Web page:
Goldberg: One of the most prophetic words that have ever been uttered to me in my life were said to me by Kris. We were wrapping up the meeting, she pulls me aside and she says, “Eliot, it was so great to meet you and I’m so excited to do this show with you and Ryan, and it’ll be fantastic. And let me just tell you something: I want you to know that if you do this show with us, s— happens to us. S— always happens to us. And if we do this show, I promise you s— will happen.”
Jenner: Kourtney was a little hesitant. She was like, “Wait, what are we doing? Let me let me just wrap my head around it.” But everybody else was so enthusiastic. I went into that meeting with a lot of confidence and anticipation that it was really going to happen. And I just really felt like that was the move for us as a family.
I thought, this will be so great for the stores [Smooch, a children’s boutique that Kourtney and Kris opened in 2003, and Dash, a clothing boutique the Kardashian sisters opened in 2006], because we would shine a light on the stores. Kim and I would set these goals every year. And that year, we set a goal to develop her first fragrance, which was Kim Kardashian. That was the start of what we saw the potential could be down the road.
Berger: A lot of people did not know them as a whole, so that was definitely a question mark: Are they “big enough” to carry a show? And frankly, as an executive, you sort of look for the archetypes. “Girls Next Door” was a little “Three’s Company,” and I thought this family, when we were sitting there, were that modern take on “The Brady Bunch.”
Kardashian: I just remember it happening so fast. And we really didn’t know what was going on. But it was fun. Once the show got picked up, we kind of as a family made a pact that we were always going to just be ourselves. We had a really good relationship with Bunim Murray from the start and they said, “Listen, we’ll let you guys see the episodes ahead of time. And if there’s anything you really didn’t want in there, you can edit it out.” And we always felt that trust, even though that wasn’t a real part of our contract with E! We always trusted that they would honor that. And they did. I think that allowed us to open up even more and to be more comfortable.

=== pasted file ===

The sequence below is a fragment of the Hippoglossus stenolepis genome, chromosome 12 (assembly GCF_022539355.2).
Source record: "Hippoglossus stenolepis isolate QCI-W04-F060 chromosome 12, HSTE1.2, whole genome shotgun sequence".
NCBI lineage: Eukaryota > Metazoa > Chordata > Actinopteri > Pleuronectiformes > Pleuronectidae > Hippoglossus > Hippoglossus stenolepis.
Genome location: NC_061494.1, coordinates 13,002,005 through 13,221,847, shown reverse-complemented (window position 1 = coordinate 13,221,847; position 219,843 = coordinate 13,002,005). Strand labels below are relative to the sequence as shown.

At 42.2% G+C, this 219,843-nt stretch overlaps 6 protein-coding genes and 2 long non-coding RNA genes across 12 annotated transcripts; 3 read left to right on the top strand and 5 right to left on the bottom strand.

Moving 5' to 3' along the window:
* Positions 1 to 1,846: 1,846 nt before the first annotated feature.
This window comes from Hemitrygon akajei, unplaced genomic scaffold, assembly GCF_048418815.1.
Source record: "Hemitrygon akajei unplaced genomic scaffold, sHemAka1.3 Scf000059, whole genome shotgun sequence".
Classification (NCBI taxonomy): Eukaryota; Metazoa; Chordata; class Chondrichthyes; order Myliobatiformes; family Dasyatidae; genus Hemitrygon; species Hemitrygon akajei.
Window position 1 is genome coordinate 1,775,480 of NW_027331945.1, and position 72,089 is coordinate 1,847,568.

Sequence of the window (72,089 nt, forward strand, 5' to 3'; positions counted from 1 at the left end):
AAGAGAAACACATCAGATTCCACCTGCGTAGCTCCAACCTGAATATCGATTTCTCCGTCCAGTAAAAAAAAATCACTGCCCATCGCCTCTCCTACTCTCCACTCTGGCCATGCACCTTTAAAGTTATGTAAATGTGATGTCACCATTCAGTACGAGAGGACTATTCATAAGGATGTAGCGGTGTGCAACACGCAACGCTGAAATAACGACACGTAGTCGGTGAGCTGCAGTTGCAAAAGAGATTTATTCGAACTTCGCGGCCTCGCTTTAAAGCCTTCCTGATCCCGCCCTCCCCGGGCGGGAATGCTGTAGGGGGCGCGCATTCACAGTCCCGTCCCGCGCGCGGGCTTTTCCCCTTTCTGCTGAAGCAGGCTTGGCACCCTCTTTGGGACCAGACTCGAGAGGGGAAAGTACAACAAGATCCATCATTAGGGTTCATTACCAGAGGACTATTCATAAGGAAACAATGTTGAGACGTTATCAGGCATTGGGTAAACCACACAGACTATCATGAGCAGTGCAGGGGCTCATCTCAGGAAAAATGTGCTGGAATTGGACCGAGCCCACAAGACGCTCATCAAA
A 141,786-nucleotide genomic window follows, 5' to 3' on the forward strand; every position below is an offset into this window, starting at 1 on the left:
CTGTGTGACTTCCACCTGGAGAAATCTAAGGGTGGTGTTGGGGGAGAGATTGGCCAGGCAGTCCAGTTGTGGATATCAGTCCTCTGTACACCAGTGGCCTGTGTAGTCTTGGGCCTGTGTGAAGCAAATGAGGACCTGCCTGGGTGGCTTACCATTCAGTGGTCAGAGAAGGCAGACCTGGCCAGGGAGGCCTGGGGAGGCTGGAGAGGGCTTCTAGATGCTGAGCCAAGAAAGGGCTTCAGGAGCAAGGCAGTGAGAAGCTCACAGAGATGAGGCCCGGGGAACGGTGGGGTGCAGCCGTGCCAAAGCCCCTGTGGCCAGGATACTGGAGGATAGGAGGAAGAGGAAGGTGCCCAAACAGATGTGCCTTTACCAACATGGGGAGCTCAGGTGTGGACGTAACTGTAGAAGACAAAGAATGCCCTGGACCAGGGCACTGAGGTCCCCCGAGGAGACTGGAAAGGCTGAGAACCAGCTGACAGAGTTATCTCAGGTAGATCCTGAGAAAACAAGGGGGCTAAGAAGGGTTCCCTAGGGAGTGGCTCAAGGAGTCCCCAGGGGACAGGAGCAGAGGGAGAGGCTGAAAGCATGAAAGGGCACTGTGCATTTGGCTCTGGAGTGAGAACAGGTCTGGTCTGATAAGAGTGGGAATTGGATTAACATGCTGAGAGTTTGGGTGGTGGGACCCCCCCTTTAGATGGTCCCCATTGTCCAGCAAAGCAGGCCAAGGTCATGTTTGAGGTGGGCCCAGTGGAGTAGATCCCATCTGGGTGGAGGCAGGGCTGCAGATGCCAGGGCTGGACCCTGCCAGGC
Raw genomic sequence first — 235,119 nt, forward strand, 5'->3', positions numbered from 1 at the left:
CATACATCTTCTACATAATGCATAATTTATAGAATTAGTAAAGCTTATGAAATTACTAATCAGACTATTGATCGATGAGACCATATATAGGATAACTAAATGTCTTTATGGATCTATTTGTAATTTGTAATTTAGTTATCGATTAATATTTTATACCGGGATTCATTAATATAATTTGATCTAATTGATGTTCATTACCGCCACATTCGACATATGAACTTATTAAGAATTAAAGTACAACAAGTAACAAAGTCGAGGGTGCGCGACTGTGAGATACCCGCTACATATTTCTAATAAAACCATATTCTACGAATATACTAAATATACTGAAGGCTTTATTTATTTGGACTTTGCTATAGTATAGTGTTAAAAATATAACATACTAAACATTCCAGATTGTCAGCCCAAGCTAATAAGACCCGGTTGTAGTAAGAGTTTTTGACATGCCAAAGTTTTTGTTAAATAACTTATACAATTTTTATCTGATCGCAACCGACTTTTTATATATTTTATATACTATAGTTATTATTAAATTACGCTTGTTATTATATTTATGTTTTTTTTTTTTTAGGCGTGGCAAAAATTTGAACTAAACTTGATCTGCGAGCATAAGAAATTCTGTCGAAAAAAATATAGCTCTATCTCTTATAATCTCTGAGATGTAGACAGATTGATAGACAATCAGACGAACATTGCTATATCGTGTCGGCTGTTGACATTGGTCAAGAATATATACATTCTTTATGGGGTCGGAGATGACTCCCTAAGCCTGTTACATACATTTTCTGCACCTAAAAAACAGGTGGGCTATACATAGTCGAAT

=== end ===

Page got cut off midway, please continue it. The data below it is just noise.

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Because the show was a last-minute addition to fill a programming slot, once it got the green light cameras began rolling almost immediately. The first episode revolves around Kris and Caitlyn’s 16th anniversary, which they celebrate with a gathering at their home. But of course there are some antics along the way — Kris and Kourtney turn a wine tasting into a a tequila shot fete that causes them to be late (and buzzed) for the shindig. Elsewhere, Kris suspects that Kourtney’s then-boyfriend, Scott Disick, is cheating, adding a dose of tension to the mix.
Goldberg: We got a call the weekend after we handed in the tape, which is fast for me. That’s why we had to go to Bunim Murray because we didn’t have anything — we had no equipment, we had no producers. We scrambled to get this thing shot. And luckily, [Bunim Murray] could start the next week because “The Simple Life” had just been canceled. And all the staff and all the equipment were ready to go as turnkey.
Farjam: The first day on set, Kris Jenner made me like the best guacamole spread and some bean dip. It was so good. We had two cameras, one audio and a lighting person. I’m a story person, tracking the scenes because we had to turn it around. So we basically, once the show was in edit, it was on the air six weeks from filming. Everything was super fast in the beginning.
We knew that Kris and Caitlyn’s anniversary was coming up, so we thought that would be a great way to anchor it and introduce everybody, because it gives [an] organic reason for everybody to be in one space together and see the dynamic. In the process of trying to get to know them, I was always hanging out with them before we started filming for about two weeks. I could tell Kris liked her drink. So we were like: ‘Oh, yeah, perfect. Kourtney and Kris can go to a wine tasting so we could get a conversation to intercut.”